It seems to me that not enough leaders are starting out with this as their first and foremost goal…and it should be (because I think there are more out there to be had!)  Your employees and vendors should truly be winning partners in your efforts.  You can serve their needs and get value as well.  It doesn’t make you a bad person or a bad leader.  In fact, if you can accomplish WINS across the board, I’d say you’re a pretty fantastic leader!

So, how can you set your sights on the WIN-WIN?  Consider these three steps and a simple acronym:

What does the ideal state look like?  This is the question you should always ask, instead of just following suit and doing things the way they’ve always been done.  Look at each new situation and think outside of the box when considering solutions.  While status quo is the easiest scenario, it’s often not the best one.  Consider what would create a winning scenario for each of the players involved and see if that can be accomplished.  Who cares if it hasn’t been done before?!  The question is can it be done? When your goal is the best-case scenario, and that scenario is focused on providing value to each of the parties involved, you just might find that you get there.

Include others’ needs in your goal.  It’s not just about you.  You must consider the needs and goals of others as well.  How can you accomplish what you need while providing for one of their needs at the same time?  This is what partnership and teamwork look like.  You must work together toward a common goal.  How can you encourage higher levels of engagement and partnership, so that in the end all parties are motivated to get results?  What do they need to accomplish in addition to you?  Make sure you understand that clearly.

Never be too stubborn to compromise.  (That’s spoiled four-year old behavior!)  Prioritize your needs and goals and decide what’s most important to you.  What’s a must-have versus a nice-to-have?  Be ready to consider what you may have to sacrifice in order to achieve the larger WIN.  If you’re clear on your goals and their rank order, you might see that certain sacrifices are well worth their price to achieve something you value much more.  It makes the negotiating effort worth it and the celebration a great WIN for all!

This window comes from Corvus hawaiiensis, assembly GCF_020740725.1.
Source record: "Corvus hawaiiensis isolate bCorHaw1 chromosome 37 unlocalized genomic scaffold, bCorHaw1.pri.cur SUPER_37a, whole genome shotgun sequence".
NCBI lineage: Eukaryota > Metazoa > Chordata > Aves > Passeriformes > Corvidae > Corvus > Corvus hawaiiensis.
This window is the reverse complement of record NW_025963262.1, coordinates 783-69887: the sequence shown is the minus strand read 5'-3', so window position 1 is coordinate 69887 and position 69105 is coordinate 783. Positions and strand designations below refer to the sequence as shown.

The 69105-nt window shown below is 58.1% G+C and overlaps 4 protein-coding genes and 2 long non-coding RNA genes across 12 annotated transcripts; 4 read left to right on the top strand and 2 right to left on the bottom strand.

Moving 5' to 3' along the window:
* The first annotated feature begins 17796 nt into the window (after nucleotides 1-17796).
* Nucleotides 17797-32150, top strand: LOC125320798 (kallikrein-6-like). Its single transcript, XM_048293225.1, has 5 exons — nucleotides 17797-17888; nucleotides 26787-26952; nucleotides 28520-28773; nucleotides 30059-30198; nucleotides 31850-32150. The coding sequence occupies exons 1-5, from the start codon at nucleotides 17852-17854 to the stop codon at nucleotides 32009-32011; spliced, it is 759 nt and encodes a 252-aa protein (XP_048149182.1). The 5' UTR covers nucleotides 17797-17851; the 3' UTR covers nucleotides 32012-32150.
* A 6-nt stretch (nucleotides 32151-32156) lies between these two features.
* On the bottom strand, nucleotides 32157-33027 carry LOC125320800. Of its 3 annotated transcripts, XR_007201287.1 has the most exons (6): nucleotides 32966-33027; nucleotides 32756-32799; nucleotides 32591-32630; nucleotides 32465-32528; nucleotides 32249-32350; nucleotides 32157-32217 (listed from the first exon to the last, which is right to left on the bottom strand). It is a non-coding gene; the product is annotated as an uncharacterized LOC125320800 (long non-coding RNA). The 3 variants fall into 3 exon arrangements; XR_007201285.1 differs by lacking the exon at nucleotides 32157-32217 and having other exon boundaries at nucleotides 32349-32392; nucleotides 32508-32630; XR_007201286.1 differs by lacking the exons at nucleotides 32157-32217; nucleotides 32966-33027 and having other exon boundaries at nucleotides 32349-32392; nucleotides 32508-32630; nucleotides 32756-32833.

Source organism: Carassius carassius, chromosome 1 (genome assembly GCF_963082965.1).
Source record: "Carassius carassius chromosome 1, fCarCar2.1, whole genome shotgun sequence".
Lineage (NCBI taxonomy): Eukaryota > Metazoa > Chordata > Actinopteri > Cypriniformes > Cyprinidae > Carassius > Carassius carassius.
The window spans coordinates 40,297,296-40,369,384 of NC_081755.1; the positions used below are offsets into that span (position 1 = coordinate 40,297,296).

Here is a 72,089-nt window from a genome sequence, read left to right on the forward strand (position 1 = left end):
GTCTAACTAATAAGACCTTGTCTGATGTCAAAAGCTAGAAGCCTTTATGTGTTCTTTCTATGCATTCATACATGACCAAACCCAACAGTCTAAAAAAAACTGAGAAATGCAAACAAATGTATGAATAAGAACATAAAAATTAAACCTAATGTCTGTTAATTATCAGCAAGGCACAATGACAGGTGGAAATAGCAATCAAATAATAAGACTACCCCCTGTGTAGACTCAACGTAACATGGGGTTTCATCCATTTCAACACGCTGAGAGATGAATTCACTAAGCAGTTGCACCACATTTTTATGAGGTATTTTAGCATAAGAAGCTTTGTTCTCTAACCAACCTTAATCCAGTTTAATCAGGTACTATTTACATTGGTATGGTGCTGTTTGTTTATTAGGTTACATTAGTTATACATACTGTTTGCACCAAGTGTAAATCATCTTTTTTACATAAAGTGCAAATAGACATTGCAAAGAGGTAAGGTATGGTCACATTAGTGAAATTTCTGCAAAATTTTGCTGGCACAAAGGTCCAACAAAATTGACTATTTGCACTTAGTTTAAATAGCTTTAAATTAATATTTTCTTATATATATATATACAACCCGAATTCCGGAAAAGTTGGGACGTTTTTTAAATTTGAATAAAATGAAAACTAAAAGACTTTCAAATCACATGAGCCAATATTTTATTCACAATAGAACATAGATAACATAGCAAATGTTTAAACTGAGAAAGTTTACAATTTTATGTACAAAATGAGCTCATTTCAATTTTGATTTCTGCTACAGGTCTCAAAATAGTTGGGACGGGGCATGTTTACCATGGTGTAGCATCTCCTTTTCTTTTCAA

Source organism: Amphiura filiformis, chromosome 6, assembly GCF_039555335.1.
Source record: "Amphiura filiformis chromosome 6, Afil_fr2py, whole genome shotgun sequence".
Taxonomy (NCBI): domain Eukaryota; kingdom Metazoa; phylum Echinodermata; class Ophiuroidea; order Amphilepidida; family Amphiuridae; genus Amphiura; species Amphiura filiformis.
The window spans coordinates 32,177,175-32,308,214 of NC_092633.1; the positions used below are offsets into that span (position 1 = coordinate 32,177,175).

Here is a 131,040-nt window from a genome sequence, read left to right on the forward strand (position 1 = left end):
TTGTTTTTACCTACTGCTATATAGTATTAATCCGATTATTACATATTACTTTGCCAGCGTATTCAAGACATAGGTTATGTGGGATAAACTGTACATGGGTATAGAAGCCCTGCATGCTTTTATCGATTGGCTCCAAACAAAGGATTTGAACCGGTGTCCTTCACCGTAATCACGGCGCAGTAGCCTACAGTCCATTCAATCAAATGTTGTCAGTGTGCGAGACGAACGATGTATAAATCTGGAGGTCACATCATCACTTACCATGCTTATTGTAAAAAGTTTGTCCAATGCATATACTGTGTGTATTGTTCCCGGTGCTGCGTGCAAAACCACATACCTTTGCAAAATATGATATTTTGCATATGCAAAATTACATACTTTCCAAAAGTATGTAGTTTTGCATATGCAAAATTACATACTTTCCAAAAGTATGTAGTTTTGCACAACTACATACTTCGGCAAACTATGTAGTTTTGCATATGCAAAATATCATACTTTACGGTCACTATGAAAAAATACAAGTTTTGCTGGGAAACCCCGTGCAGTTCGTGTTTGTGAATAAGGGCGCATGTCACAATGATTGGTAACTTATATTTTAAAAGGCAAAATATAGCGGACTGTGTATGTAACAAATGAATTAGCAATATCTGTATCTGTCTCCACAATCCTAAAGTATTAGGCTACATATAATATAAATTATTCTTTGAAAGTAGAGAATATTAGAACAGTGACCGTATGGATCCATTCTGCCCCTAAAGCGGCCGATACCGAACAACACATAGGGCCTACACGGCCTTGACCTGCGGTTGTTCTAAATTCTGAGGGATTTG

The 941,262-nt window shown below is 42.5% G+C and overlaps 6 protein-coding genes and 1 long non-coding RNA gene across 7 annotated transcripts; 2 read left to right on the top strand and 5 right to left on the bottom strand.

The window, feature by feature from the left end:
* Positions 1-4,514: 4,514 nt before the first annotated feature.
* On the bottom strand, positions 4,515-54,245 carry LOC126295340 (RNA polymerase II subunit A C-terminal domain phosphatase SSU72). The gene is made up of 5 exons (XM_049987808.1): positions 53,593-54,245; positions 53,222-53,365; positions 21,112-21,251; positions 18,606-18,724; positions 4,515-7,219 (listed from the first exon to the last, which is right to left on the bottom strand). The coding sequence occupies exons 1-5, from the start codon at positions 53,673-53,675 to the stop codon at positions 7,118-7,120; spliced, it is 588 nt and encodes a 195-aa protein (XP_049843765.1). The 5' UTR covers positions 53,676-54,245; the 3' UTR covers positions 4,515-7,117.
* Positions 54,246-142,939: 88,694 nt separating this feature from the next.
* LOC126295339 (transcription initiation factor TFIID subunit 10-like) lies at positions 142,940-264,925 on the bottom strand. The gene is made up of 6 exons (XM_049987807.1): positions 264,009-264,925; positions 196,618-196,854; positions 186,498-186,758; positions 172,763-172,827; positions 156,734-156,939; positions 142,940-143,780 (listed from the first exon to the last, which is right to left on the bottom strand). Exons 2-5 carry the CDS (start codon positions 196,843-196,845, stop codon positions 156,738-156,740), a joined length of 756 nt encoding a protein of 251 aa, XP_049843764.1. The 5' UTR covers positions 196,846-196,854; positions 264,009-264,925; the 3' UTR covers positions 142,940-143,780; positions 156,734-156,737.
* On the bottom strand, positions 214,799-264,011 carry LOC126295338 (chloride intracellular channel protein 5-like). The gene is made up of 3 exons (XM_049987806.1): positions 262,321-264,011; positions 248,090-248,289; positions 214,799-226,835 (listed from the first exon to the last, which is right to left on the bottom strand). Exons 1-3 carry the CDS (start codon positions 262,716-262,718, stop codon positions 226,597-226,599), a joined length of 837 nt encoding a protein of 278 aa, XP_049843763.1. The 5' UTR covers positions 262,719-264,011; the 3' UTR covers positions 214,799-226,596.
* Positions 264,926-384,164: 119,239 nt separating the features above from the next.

If you sought the WIN-WIN in every situation, would anything be different?  What if your organization created a WIN-WIN culture?  What would need to change and how might this new organization be different?

Erin Schreyer is a certified Leadership Coach and Strengths Trainer.  She is President of Sagestone Partners and Founder of the non-profit organization, Authentic Leadership Cincinnati.  Connect with Erin via Twitter, Facebook, LinkedIn or email.

Leadership and Wineries –The Art and Science

Buoncristiani Family Winery (www.buonwine.com)

 

My husband and I share an appreciation of a robust and full-bodied red wine, so it only makes sense that we celebrate our anniversary in Napa Valley wine country.   (That’s the excuse we use to return to this gorgeous part of the country each Fall.)

Over the years, we have changed our “strategy” for the trip as we’ve learned more about wine, as well as our tastes.  In the early years of our marriage, our Napa trips included visits to wineries that most everyone has heard of.  Now, eleven years later (minus a few years dedicated to growing our family) our tour includes only small-production, mostly family-owned wineries.

Why the change?  It has to do with the wine-making and the personalized effort by the winemakers.

Unlike many large wine producers who leverage more automated processes and are able to taste only a fraction of each vintage, small wineries often leverage the talents of a wine-maker who gets very intimate with each and every barrel. 

Because the wine-maker can see and taste how each barrel has developed individually, they can nurture that particular barrel to produce more specifically-desired flavors.  They can leverage the art of wine-making a bit more than some larger wineries, which have to rely more on the science of wine-making.  That science tells them what actions will produce typical results, and they can follow those rules to produce a decent bottle of wine…most of the time.

Leadership can be similar in some ways.  There’s definitely a science; certain facts that seem to be absolutes for great leaders and their surrounding teams:

  • They have clear vision and can inspire and motivate others to bring it to completion.
  • They engage and empower their employees, even choosing to follow them when the strengths of others can be maximized for the greatest benefits.
  • They are honest and demonstrate their integrity and trustworthiness with both their words and consistent actions.

It’s hard to dispute any of these fundamentals of leadership.  What can often times be the great variables among leaders, though, are the aspects that may be more of an art; meaning there aren’t consistent “rules” on how you can accomplish these tasks.  They are more individualized to the leader and to each of their people.  However, when done right (and authentically,) they make a tremendous difference.

The art of leadership, like wine-making, often embodies the practice of giving more personal and individualized attention.  Some aspects of this art include:

  • Connecting with people at a meaningful level; versus just communicating to them.